Section 18 of the Equality Act 2010 deals with pregnancy and maternity discrimination. An employer discriminates against an employee if they treat her less favourably while she is pregnant or on maternity leave, either because of the pregnancy (or any related illness) or because she has taken maternity leave. This kind of discrimination cannot be justified. The period of protection starts when the employee becomes pregnant and finishes at the end of maternity leave. The Employment Appeal Tribunal has recently looked at whether changing a pregnant employee’s job to remove workplace risks can be considered less favourable treatment.
In Devon and Cornwall Police v Town, the employee was a frontline police officer who worked in the Response Team. When she became pregnant, a risk assessment confirmed that she could safely remain in the Response Team with some adjustments. Instead, the employer applied their generic policy that employees on restricted duties would be transferred to the Crime Management Hub, a back office role. They essentially ignored the risk assessment. The employee did not want to transfer and the transfer affected her mental health and made her ill. She brought claims for pregnancy discrimination and indirect discrimination.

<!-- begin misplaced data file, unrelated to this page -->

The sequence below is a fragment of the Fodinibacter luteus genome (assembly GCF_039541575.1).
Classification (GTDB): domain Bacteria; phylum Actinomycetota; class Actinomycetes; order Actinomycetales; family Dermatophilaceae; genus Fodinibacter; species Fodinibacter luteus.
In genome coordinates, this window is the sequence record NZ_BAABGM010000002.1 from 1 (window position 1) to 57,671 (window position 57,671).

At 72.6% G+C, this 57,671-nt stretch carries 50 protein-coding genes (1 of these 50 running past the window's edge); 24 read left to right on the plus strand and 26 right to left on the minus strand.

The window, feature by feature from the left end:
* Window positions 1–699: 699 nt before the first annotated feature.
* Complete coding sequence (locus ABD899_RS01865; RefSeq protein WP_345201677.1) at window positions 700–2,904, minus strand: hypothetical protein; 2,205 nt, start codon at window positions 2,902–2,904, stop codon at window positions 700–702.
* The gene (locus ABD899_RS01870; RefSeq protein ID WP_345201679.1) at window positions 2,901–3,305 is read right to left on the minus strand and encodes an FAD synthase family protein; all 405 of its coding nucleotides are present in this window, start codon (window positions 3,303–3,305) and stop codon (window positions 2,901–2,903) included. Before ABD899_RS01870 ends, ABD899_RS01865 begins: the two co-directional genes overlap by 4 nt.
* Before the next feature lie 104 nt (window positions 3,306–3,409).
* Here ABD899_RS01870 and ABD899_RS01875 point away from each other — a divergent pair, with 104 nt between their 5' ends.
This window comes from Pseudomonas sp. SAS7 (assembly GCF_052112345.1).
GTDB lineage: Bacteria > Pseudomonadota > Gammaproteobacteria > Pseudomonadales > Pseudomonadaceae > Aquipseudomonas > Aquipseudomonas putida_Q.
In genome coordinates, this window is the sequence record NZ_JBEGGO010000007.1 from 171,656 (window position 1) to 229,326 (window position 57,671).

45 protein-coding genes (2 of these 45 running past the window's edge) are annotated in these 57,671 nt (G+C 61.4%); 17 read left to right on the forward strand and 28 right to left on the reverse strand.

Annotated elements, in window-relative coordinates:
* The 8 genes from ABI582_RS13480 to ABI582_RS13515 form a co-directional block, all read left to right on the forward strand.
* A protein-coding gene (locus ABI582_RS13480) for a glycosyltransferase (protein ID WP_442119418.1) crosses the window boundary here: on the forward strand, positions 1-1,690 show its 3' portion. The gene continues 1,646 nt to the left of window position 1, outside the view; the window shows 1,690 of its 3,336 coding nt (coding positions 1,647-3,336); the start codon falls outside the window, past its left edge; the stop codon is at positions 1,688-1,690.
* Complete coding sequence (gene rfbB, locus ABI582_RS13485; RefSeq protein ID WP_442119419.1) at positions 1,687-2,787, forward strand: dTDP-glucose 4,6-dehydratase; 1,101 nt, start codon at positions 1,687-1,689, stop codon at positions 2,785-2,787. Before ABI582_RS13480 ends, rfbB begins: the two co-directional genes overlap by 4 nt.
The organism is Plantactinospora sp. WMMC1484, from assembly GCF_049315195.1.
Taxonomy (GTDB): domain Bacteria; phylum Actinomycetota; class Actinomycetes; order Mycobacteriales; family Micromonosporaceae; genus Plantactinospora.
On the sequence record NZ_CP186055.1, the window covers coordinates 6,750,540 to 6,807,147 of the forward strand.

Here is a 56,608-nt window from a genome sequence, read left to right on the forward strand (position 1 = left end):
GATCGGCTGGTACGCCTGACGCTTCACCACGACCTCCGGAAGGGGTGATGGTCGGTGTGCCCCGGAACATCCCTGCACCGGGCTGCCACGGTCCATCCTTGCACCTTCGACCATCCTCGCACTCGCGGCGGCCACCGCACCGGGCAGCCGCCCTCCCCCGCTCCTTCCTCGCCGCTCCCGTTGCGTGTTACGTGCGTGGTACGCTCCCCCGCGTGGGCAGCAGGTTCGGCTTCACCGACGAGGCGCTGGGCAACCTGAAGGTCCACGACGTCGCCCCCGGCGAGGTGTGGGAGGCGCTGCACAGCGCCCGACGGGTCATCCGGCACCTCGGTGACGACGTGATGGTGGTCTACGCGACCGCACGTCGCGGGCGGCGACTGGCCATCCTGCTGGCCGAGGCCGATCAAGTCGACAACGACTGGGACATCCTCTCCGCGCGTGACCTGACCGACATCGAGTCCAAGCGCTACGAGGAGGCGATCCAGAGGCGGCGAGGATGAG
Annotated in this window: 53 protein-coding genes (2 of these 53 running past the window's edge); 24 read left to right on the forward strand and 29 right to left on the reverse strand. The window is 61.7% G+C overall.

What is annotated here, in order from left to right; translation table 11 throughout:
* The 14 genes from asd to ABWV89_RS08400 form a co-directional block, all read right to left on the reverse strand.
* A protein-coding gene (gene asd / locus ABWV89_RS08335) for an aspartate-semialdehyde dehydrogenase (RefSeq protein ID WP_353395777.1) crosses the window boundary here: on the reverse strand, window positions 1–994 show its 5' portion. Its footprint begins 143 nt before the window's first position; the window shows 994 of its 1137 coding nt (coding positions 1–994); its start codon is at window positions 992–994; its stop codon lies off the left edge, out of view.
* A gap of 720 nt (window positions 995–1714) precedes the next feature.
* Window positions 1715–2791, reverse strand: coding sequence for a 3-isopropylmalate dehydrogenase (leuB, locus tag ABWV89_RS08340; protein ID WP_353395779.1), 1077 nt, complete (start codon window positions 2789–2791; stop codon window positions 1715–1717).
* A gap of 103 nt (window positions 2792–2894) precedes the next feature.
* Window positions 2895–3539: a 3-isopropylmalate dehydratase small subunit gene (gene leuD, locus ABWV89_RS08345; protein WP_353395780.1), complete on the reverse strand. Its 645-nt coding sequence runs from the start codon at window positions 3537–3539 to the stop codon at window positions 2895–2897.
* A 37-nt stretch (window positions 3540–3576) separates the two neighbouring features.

The employment tribunal said the employee had been discriminated against on grounds of pregnancy. The employer had also indirectly discriminated against her by applying the policy on restricted duties because women were more likely to be forcibly transferred due to pregnancy or associated ill health. The employer appealed, saying that a policy designed to protect someone from risk could not be ‘unfavourable’ treatment. They also argued that the policy only disadvantaged pregnant women, not women in general. The EAT disagreed. The ‘unfavourable’ treatment was being moved to a job the employee didn’t want and which made her ill, not being ‘removed from danger’. The tribunal had found on the facts that this was unfavourable treatment and that it was because the employee was pregnant. These findings of facts were not perverse so there was no basis for appeal against pregnancy discrimination. For the purposes of an indirect discrimination, the EAT said that it was enough that the policy was more likely to affect women – as a group they were more likely to be subject to the policy due to pregnancy and only women can get pregnant. It wasn’t necessary that all women actually suffered from the disadvantage.
This case shows how important it is for employers to engage with pregnant women about steps that are taken to protect them from work-related risks. In this case, the risk assessment clearly showed that the employee could safely remain in her substantive role. The tribunal noted that any ambitious frontline police officer would consider the move to a non-operational role as a retrograde step. In circumstances where the employee actively wanted to stay in her job, steps to ignore both a risk assessment and her own desires were foolhardy. Protecting women from clear dangers is vital, but this case demonstrates the risks associated with going too far.
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